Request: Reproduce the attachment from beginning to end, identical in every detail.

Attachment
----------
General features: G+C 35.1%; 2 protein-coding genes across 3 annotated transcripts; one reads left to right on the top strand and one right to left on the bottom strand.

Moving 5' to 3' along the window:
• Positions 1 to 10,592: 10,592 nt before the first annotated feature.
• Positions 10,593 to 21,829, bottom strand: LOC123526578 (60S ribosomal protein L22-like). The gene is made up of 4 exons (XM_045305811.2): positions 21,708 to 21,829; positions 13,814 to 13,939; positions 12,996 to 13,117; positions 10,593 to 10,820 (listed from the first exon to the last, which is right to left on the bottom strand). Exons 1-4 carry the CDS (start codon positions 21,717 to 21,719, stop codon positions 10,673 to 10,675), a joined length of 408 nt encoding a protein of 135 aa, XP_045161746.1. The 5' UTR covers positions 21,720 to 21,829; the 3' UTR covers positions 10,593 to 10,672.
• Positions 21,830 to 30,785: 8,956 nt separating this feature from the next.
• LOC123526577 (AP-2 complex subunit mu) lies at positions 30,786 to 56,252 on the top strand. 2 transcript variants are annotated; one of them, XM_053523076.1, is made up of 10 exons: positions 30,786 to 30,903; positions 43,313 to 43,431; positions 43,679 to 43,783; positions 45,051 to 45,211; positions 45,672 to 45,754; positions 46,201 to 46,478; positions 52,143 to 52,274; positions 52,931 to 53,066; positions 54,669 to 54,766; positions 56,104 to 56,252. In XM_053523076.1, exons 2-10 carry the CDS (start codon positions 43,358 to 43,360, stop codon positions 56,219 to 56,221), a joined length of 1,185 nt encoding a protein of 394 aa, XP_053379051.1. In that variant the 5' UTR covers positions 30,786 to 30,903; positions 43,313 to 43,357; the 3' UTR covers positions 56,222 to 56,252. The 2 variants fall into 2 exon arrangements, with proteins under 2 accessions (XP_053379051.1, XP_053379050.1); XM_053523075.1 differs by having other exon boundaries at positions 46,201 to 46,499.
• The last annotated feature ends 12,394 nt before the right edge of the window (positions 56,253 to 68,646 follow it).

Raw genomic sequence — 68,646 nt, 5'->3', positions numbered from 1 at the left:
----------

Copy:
General features: G+C 35.1%; 2 protein-coding genes across 3 annotated transcripts; one reads left to right on the top strand and one right to left on the bottom strand.

Moving 5' to 3' along the window:
• Positions 1 to 10,592: 10,592 nt before the first annotated feature.
• Positions 10,593 to 21,829, bottom strand: LOC123526578 (60S ribosomal protein L22-like). The gene is made up of 4 exons (XM_045305811.2): positions 21,708 to 21,829; positions 13,814 to 13,939; positions 12,996 to 13,117; positions 10,593 to 10,820 (listed from the first exon to the last, which is right to left on the bottom strand). Exons 1-4 carry the CDS (start codon positions 21,717 to 21,719, stop codon positions 10,673 to 10,675), a joined length of 408 nt encoding a protein of 135 aa, XP_045161746.1. The 5' UTR covers positions 21,720 to 21,829; the 3' UTR covers positions 10,593 to 10,672.
• Positions 21,830 to 30,785: 8,956 nt separating this feature from the next.
• LOC123526577 (AP-2 complex subunit mu) lies at positions 30,786 to 56,252 on the top strand. 2 transcript variants are annotated; one of them, XM_053523076.1, is made up of 10 exons: positions 30,786 to 30,903; positions 43,313 to 43,431; positions 43,679 to 43,783; positions 45,051 to 45,211; positions 45,672 to 45,754; positions 46,201 to 46,478; positions 52,143 to 52,274; positions 52,931 to 53,066; positions 54,669 to 54,766; positions 56,104 to 56,252. In XM_053523076.1, exons 2-10 carry the CDS (start codon positions 43,358 to 43,360, stop codon positions 56,219 to 56,221), a joined length of 1,185 nt encoding a protein of 394 aa, XP_053379051.1. In that variant the 5' UTR covers positions 30,786 to 30,903; positions 43,313 to 43,357; the 3' UTR covers positions 56,222 to 56,252. The 2 variants fall into 2 exon arrangements, with proteins under 2 accessions (XP_053379051.1, XP_053379050.1); XM_053523075.1 differs by having other exon boundaries at positions 46,201 to 46,499.
• The last annotated feature ends 12,394 nt before the right edge of the window (positions 56,253 to 68,646 follow it).

Raw genomic sequence — 68,646 nt, 5'->3', positions numbered from 1 at the left: